In one embodiment, a passive self healing mechanism is further provided in parallel with each LED in the LED string, the passive self healing mechanism being arranged to bypass an open LED in response to the increased voltage drop. In another embodiment, a FET or other electronically controlled switch is provided for each LED in the LED string, the FET or other electronically controlled switch being arranged to create a bypass path for an open LED. In the event of a detected open LED in the LED string, the FET or other electronically controlled switch arranged in parallel with the open LED is closed thereby bypassing the open LED.

It is appreciated that certain features of the invention, which are, for clarity, described in the context of separate embodiments, may also be provided in combination in a single embodiment. Conversely, various features of the invention which are, for brevity, described in the context of a single embodiment, may also be provided separately or in any suitable subcombination.

Unless otherwise defined, all technical and scientific terms used herein have the same meanings as are commonly understood by one of ordinary skill in the art to which this invention belongs. Although methods similar or equivalent to those described herein can be used in the practice or testing of the present invention, suitable methods are described herein.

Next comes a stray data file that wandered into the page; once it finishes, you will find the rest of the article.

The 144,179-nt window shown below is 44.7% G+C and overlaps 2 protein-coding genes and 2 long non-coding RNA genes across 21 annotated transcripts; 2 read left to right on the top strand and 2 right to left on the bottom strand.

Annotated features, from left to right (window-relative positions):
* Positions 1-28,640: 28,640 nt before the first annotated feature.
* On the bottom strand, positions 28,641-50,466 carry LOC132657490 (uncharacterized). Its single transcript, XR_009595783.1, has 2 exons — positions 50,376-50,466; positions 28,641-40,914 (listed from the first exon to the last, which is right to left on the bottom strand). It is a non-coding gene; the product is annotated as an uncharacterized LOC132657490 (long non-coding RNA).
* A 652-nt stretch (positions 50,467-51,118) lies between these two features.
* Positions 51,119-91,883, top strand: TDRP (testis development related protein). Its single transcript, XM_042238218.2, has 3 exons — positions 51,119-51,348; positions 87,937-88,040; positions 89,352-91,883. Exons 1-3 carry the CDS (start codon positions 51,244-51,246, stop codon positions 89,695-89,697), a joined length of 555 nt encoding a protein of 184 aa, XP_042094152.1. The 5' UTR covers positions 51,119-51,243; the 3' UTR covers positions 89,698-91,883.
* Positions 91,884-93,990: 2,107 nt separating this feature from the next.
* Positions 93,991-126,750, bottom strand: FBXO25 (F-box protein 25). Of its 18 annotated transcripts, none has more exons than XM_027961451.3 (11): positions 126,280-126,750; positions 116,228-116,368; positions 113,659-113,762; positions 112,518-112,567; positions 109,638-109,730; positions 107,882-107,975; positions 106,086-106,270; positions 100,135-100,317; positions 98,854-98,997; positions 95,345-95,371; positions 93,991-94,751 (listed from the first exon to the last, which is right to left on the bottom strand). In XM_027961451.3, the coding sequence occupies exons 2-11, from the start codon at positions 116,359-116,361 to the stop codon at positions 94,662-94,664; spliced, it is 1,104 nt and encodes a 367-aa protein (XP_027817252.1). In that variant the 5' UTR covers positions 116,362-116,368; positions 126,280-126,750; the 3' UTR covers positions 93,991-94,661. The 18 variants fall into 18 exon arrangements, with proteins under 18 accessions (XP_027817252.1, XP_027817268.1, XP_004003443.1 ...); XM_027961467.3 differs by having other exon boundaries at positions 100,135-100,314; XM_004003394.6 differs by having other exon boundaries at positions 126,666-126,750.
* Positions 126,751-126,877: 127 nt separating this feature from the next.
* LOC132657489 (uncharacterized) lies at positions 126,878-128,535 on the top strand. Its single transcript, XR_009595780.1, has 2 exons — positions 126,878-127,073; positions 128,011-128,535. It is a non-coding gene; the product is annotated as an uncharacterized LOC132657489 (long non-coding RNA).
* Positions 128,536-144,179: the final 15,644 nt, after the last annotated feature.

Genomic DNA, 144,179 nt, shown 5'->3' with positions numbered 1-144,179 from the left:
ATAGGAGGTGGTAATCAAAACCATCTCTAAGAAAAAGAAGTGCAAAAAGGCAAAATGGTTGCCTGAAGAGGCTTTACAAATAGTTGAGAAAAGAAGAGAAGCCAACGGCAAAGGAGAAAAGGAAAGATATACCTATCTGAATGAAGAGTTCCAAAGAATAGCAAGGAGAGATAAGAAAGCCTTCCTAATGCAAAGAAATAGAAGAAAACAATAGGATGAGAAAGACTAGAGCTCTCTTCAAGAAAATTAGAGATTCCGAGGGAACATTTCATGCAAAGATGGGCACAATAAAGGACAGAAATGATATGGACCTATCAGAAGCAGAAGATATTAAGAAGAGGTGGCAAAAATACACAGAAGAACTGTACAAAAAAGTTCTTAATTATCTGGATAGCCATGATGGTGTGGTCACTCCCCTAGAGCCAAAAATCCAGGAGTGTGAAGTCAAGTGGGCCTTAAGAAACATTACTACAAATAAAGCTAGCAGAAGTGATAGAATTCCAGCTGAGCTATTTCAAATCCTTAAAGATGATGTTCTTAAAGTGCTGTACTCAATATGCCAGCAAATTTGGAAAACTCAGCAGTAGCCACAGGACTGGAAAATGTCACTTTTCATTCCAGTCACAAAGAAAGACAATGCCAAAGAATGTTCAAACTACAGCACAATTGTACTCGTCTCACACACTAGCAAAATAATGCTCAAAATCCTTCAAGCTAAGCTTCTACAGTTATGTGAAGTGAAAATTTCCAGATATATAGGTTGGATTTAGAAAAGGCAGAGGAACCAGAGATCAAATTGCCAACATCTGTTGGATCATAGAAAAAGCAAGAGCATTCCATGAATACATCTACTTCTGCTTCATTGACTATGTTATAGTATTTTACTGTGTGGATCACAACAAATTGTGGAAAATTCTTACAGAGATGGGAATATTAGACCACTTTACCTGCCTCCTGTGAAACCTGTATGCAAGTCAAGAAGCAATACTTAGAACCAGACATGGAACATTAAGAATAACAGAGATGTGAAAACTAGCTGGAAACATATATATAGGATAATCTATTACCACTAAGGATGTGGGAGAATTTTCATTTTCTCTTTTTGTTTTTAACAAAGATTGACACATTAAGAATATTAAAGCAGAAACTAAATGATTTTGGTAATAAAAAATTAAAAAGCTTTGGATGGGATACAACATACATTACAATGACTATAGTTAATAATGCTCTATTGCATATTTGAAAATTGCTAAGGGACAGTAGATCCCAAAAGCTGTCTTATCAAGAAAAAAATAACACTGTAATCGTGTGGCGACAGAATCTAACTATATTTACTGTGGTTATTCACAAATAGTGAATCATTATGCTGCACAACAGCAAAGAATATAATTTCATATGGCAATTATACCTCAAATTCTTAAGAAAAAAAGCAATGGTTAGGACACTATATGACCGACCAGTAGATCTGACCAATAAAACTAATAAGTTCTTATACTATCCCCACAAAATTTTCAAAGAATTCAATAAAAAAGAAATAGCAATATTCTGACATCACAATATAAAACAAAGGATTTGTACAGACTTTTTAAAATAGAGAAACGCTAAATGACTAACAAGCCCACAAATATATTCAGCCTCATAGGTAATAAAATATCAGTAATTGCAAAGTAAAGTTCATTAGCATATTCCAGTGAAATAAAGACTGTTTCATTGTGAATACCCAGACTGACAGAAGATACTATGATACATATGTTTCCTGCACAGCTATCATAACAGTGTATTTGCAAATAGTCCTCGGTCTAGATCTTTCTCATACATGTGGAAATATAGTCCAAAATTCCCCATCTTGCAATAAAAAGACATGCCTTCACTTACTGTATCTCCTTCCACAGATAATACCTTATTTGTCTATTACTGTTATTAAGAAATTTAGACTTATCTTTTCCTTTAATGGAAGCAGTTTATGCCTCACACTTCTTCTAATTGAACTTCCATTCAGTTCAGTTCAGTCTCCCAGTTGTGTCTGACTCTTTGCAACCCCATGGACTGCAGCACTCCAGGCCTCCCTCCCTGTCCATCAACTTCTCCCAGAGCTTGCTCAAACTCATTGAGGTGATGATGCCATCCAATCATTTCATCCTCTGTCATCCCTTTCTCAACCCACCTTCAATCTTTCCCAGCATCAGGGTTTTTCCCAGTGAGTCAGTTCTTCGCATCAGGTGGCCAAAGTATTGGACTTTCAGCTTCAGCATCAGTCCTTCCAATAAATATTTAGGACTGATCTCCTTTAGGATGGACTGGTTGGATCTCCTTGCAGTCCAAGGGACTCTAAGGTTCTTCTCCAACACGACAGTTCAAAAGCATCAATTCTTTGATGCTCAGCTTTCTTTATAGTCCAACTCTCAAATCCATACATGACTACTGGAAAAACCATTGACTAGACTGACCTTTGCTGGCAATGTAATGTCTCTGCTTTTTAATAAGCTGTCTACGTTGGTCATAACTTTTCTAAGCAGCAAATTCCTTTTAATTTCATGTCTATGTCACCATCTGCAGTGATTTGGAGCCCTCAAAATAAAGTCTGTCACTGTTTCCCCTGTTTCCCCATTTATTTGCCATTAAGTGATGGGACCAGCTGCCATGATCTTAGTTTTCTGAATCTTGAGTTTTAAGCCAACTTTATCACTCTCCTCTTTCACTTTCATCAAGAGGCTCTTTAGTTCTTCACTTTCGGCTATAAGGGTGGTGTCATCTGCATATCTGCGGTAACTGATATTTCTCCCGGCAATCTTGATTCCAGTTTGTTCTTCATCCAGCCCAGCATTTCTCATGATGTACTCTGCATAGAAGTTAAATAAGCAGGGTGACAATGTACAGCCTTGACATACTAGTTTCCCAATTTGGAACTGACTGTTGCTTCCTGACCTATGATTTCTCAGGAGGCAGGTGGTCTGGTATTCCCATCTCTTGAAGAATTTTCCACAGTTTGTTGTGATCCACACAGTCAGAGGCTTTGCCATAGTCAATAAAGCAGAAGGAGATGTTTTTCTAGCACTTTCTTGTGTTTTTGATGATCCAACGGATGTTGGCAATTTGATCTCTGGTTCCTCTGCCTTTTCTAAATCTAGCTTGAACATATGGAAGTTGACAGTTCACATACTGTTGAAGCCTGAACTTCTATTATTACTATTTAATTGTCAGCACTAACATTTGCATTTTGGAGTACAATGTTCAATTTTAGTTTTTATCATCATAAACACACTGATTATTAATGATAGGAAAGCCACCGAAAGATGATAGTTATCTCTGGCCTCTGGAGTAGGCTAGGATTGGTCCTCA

All publications, patent applications, patents, and other references mentioned herein are incorporated by reference in their entirety. In case of conflict, the patent specification, including definitions, will prevail. In addition, the materials, methods, and examples are illustrative only and not intended to be limiting.

It will be appreciated by persons skilled in the art that the present invention is not limited to what has been particularly shown and described hereinabove. Rather the scope of the present invention is defined by the appended claims and includes both combinations and subcombinations of the various features described hereinabove as well as variations and modifications thereof which would occur to persons skilled in the art upon reading the foregoing description and which are not in the prior art.

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Classifications
U.S. Classification361/93.1
International ClassificationH02H9/02
Cooperative ClassificationH05B33/0872, H05B37/03, H05B33/0869, H05B33/089
European ClassificationH05B37/03, H05B33/08D5L, H05B33/08D3K6, H05B33/08D3K4F